A thought-provoking documentary on the FSA photographers recently aired on PBS, and I finally got around to watching it over the weekend (after saving it on the DVR when it originally ran on August 18th). I must admit that prior to seeing this film, my knowledge of the FSA was limited to a few high points: Walker Evans in Alabama, Dorothea Lange’s Migrant Mother, and maybe Arthur Rothstein’s dust bowl pictures.
So let’s start with a bit of background that I learned from this documentary, which while obvious to experts in the field I’m sure, was generally new to me. Starting in the mid 1920s, rural America, and those engaged in agriculture more specifically, started a period of steady decline, as commodity prices around the globe came down after the end WWI. When the financial markets crashed in 1929, a broad and deep depression gripped virtually all parts of the country. As FDR worked to get his New Deal programs passed through Congress, it became clear to him that Washington and much of urban America was out of touch with the suffering going on in rural communities across the nation. People were not up in arms about rural poverty, or the plight of sharecroppers and tenant farmers, or the larger and larger numbers of displaced people and migrant workers. A sustained political effort was going to be needed to change people’s perceptions; he needed a way to “introduce America to Americans” and thus was born the idea of sending photographers out to document what was happening.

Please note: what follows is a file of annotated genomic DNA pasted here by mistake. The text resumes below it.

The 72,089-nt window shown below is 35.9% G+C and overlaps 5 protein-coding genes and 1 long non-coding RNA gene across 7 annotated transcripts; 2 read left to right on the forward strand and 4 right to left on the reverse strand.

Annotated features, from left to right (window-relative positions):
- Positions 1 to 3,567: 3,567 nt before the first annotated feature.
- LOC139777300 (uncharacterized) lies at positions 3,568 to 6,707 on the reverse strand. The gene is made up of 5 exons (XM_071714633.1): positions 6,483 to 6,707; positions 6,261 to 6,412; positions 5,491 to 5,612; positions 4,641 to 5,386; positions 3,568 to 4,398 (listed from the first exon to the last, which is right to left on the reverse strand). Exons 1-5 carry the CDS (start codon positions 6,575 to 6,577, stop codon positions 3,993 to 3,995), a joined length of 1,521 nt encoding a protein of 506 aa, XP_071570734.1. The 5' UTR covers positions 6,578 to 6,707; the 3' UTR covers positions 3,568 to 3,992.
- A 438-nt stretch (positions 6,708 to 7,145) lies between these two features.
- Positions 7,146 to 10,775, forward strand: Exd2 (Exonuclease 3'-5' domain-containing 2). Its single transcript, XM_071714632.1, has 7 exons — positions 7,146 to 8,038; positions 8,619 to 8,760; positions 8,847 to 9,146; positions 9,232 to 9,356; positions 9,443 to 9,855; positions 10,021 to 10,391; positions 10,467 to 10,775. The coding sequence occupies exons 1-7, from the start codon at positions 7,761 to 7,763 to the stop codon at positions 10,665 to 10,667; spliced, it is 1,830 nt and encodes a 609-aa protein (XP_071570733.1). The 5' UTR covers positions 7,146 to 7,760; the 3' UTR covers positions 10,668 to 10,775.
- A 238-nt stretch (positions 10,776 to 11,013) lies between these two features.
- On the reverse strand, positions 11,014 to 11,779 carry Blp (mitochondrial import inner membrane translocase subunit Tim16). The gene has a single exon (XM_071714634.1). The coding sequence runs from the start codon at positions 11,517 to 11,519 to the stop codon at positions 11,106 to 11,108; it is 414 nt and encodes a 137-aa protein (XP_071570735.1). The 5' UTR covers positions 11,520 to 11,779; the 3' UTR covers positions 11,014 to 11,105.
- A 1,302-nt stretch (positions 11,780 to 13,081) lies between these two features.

Roy Stryker was brought in to run this effort, and he gathered together the photographers, gave them assignments, defended his budget to Congress, and generally got things done. Over the period of 1935-1943, this effort was housed in a variety of places: the historical unit of the Resettlement Administration, the Farm Security Administration, and later, the Office of War Information. Throughout this time, all of the pictures were gathered together into one “big file” (which eventually ended up at the Library of Congress). Here’s a list of the photographers mentioned in the documentary who contributed to the effort:
John Collier Jr.
Edwin & Louise Rosskam
Marion Post Wolcott
The documentary follows a generally historical timeline, interspersed with vignettes and anecdotes about specific photographers. There are interviews with Louise Rosskam and Gordon Parks which are particularly interesting, and more gossipy tidbits are thrown in periodically for flair (Walker Evans was the first one fired from the FSA, since he wouldn’t follow the rules and manage his budget; Marian Post Wolcott was so beautiful that she often wasn’t taken seriously etc.). The iconic images from this period are also given a fuller treatment, with discussion of how and why the pictures came to be taken.
In general, this is a terrific documentary that is well worth an hour of your time. I think it also begs the question of how and where today’s documentary pictures are being stored and archived. While we think of the group above and others (like Margaret Bourke-White and Weegee) as “artists” today, in their time, they were photojournalists. So who is taking care of the flood of images being created by the photojournalists of today?
By the way, there is also a very fine website in support of the film, which can be found here.